Before Gilbert in 1988, it was nearly 40 years since Jamaica had received a direct hit from a hurricane, and almost a decade after it had been sideswiped by one.
In a sense, therefore, Jamaica might have been forgiven if there was a lapse in its institutional memory of tropical storms and hurricanes as weather phenomena that might damage infrastructure that cost dearly to repair.
There can be no cause for such forgetfulness at this time, given what has happened in the last decade. Jamaica has been hit hard by three hurricanes, Ivan in 2004, Dean in 2007, and Sandy, which slammed into the island this week.
Amid those three, we have been doused with flood rains by at least six other storms: Iris (2001), Lili (2003), Charley (2004), Dennis (2005), Gustav (2008) and Nicole (2010).
The point is, policymakers, given the evidence, and our Government's embrace of the science of global warming, ought not to be surprised by the increasing frequency and intensity of hurricanes.
Budgeting for hurricanes, in that regard, can hardly be considered a contingency, but a hazard of the country's economic life, for which the finance ministry has to be constantly prepared.
PM's surprising remark
It is against this backdrop that we are more than a little surprised by Prime Minister Portia Simpson Miller's remark about the effect she hopes the passage of Sandy will have on the Government's negotiations with the International Monetary Fund (IMF) for an economic-support agreement.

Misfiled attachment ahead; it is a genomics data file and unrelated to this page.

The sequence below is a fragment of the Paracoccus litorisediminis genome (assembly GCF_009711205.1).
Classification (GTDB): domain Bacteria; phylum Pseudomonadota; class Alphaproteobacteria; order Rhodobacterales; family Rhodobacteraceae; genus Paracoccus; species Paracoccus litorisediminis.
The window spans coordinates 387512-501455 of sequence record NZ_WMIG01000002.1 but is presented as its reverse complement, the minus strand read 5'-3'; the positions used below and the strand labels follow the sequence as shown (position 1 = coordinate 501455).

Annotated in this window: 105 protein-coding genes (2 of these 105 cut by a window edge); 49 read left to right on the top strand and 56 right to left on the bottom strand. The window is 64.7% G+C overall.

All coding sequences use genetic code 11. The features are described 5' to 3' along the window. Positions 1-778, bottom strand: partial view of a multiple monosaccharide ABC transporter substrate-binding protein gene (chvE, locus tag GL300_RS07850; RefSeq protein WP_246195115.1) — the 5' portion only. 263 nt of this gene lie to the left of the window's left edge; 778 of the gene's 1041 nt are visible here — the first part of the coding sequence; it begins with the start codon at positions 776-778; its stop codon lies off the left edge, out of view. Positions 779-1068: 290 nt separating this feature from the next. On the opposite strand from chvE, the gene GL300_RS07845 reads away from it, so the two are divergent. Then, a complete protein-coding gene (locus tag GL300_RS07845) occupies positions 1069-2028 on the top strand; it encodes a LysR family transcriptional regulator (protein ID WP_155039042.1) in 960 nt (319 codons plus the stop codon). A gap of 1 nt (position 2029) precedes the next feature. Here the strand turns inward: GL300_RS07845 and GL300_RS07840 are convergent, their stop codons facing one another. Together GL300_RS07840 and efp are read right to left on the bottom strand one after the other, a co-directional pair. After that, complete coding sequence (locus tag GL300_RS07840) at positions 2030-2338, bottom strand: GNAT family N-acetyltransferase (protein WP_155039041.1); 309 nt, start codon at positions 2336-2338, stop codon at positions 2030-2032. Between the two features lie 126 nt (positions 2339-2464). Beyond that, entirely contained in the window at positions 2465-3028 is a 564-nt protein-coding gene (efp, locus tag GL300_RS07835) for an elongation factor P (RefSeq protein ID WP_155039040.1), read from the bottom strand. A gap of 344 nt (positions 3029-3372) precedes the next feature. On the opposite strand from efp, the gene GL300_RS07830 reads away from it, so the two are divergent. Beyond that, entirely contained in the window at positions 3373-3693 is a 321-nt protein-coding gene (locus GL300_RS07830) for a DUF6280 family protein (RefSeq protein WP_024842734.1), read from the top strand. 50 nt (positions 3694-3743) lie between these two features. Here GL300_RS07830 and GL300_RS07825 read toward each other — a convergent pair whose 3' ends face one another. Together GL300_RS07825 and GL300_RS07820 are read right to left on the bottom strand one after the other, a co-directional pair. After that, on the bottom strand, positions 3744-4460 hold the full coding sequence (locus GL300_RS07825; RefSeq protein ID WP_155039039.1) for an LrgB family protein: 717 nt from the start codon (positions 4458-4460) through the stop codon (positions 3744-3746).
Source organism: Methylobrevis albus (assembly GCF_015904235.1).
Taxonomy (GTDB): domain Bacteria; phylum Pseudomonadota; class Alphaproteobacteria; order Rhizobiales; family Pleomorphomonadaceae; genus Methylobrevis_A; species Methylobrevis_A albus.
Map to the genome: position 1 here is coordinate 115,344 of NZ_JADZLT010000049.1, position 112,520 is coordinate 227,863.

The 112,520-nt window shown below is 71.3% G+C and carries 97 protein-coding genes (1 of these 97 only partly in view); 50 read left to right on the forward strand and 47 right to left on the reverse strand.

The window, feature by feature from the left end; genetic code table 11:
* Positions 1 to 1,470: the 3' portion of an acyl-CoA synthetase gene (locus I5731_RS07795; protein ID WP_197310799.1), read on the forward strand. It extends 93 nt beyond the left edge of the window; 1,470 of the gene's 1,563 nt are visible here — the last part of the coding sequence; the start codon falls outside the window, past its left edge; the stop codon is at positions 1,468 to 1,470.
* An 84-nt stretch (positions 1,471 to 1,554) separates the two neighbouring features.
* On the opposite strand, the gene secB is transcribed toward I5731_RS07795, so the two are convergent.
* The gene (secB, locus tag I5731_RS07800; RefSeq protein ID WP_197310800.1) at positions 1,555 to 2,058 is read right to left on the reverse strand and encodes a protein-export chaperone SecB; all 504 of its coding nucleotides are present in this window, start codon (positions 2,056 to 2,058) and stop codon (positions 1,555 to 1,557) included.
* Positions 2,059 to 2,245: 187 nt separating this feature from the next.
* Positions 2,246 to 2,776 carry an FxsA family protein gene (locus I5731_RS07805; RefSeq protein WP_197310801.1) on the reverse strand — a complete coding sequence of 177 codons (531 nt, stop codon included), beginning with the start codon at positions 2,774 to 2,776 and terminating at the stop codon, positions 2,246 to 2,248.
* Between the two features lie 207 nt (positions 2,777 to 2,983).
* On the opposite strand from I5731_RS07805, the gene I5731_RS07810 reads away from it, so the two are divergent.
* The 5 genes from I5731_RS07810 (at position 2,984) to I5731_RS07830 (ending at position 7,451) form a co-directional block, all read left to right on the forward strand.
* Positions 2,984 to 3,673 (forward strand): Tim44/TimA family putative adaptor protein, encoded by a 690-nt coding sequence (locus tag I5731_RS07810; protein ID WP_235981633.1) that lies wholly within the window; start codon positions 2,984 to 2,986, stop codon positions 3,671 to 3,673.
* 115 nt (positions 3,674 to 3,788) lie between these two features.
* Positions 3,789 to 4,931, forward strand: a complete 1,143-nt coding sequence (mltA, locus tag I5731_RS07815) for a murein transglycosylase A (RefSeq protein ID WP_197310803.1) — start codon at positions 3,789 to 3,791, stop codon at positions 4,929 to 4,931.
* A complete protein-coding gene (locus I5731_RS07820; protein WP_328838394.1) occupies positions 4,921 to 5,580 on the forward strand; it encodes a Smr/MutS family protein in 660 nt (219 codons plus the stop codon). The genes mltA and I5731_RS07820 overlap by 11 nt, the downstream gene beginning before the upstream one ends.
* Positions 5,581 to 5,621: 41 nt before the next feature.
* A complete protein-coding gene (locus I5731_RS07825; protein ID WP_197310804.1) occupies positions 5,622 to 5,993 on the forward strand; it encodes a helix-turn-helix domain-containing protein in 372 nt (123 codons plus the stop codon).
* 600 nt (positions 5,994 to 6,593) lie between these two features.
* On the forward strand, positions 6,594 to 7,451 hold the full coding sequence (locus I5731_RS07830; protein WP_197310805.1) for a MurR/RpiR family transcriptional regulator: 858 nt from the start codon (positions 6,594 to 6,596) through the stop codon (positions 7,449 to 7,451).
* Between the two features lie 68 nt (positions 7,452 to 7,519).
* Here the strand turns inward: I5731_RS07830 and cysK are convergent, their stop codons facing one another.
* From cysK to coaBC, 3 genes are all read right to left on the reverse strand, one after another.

"I hope that the international agencies, as well as the International Monetary Fund, will recognise the problem that we have as a result of the storm," she told a television interviewer.
It is a fact either that a hurricane hitting Jamaica was a matter of surprise for the Government, or that preparing for one was an afterthought for the Simpson Miller administration. So, there is, it would seem, no planning for such contingencies in the national Budget or the programme that the administration has placed before the Fund.
That, to put it delicately, would be beyond silly. Indeed, the Planning Institute of Jamaica estimated that in the decade up to 2010, the country had suffered losses from natural disasters of around $100 billion.
This newspaper would not be surprised if an insistence by the IMF that the Government build in a fiscal cushion for the effects for events such as Ivan, Dean or Sandy was not a matter of some dispute with the Fund. It is not, we would suspect, that our Government does not appreciate the logic of such action, but rather a fear of doing what is required for this to happen.
Ensuring there is a contingency fund with which to respond to disasters would require spending less elsewhere, such as on wages, or ensuring that the Treasury pulls in more from taxes, and/or the Government wastes less in doing its business. These are tough calls that the Simpson Miller Government already finds difficult to make on policies that it already agrees are necessary: public-sector reform, pension reform, tax reform, for example.
Jamaica, however, cannot whinge its way out of its problems, expecting an easy ride on other people's savings. Fixing our problems will require perceptive and focused leadership, willing and ready to make the tough calls.
Where is our Government?
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